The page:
These three have to feature in this seven, despite all being shut out by Roy Keane in the 1999 Champions League semi-final, which is a mark of the Irishman’s genius.
3. Van Hanegem, Neeskens & Jansen
When people talk about the great Netherlands side of 1974, the focus tends to be on Johan Cruyff, and understandably so. However, in Rinus Michels fluid and revolutionary variation of a 4-3-3, that first three were pretty special too. That midfield was made up of Feyenoord legends Willem van Hanegem and Wim Jansen, and Ajax star Johan Neeskens.
Unlike the others in this seven, this Dutch trio wasn’t so much a case of one sitter and two playmakers or two sitters and an attacking midfielder, with all three being pretty interchangeable. Van Hanegem and Neeskens played similar roles for their club sides, and worked brilliantly together. All three had fantastic energy and worked incredibly hard, Van Hanegem was an outstanding passer of the ball, Jansen was brilliant at reading the pattern of play and Neeskens was a fairly regular scorer from midfield.
Together they reached the final of the 1974 World Cup, but more than that, they left an indomitable mark upon a generation of footballers and football fans who watched them.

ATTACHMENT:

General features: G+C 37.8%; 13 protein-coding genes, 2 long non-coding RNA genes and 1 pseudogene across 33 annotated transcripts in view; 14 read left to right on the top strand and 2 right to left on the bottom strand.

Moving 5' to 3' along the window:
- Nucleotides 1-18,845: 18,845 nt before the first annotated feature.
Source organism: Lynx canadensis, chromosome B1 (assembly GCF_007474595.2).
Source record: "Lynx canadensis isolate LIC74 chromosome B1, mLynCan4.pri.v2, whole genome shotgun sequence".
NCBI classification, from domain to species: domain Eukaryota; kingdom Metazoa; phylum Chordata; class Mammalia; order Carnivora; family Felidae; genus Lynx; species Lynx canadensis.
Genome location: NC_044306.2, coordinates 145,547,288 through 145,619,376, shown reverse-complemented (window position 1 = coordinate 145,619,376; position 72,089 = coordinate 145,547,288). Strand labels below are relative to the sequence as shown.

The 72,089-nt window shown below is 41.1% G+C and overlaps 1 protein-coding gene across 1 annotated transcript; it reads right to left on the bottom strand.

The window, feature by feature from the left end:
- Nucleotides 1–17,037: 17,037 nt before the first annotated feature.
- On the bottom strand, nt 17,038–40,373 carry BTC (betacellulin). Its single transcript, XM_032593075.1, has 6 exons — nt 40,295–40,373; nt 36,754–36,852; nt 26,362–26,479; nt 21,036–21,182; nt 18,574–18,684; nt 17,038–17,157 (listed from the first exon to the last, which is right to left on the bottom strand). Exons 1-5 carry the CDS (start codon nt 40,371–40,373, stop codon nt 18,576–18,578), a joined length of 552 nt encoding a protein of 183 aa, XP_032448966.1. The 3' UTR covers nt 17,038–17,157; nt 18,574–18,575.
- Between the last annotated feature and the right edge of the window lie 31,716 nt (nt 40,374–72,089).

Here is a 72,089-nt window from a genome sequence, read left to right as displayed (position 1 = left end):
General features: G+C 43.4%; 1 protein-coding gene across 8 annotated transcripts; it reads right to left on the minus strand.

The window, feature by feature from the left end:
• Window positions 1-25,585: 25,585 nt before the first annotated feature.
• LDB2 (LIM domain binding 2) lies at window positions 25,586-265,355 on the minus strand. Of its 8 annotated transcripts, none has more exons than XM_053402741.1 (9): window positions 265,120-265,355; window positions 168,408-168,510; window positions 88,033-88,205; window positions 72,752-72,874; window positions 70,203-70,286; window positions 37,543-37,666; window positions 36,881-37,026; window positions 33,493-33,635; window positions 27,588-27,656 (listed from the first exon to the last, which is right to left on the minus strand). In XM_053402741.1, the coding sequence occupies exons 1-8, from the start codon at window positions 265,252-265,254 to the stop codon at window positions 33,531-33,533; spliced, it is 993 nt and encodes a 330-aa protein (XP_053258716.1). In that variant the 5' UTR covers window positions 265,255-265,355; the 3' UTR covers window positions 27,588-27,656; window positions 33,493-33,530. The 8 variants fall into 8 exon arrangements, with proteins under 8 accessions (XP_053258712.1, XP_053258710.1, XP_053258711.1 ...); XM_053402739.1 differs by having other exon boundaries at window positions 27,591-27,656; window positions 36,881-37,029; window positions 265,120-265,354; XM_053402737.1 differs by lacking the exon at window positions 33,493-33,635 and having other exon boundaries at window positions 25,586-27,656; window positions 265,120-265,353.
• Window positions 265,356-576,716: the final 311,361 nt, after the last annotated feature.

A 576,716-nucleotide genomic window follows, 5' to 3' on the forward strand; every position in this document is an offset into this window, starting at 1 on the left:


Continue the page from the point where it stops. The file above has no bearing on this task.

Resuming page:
2. Matthäus, Littbarski & Hassler
If you look at most great midfield trios, there is someone who is basically there as a spoiler. In this seven, we’ve had the likes of Gattuso, Makelele and Deschamps. Now, that isn’t to diminish their talents or impact, a spoiler can be as important as the finest of playmakers, but none of this German trio were mere spoilers.
We should start with Matthaus, who is the most celebrated, and the greatest defensive midfielder of the modern era in our eyes, when he played there at least. Such a complete footballer, Matthaus could play anywhere in midfield. He was fiercely versatile and intelligent, a brilliant tackler, a wonderful passer and a tireless runner.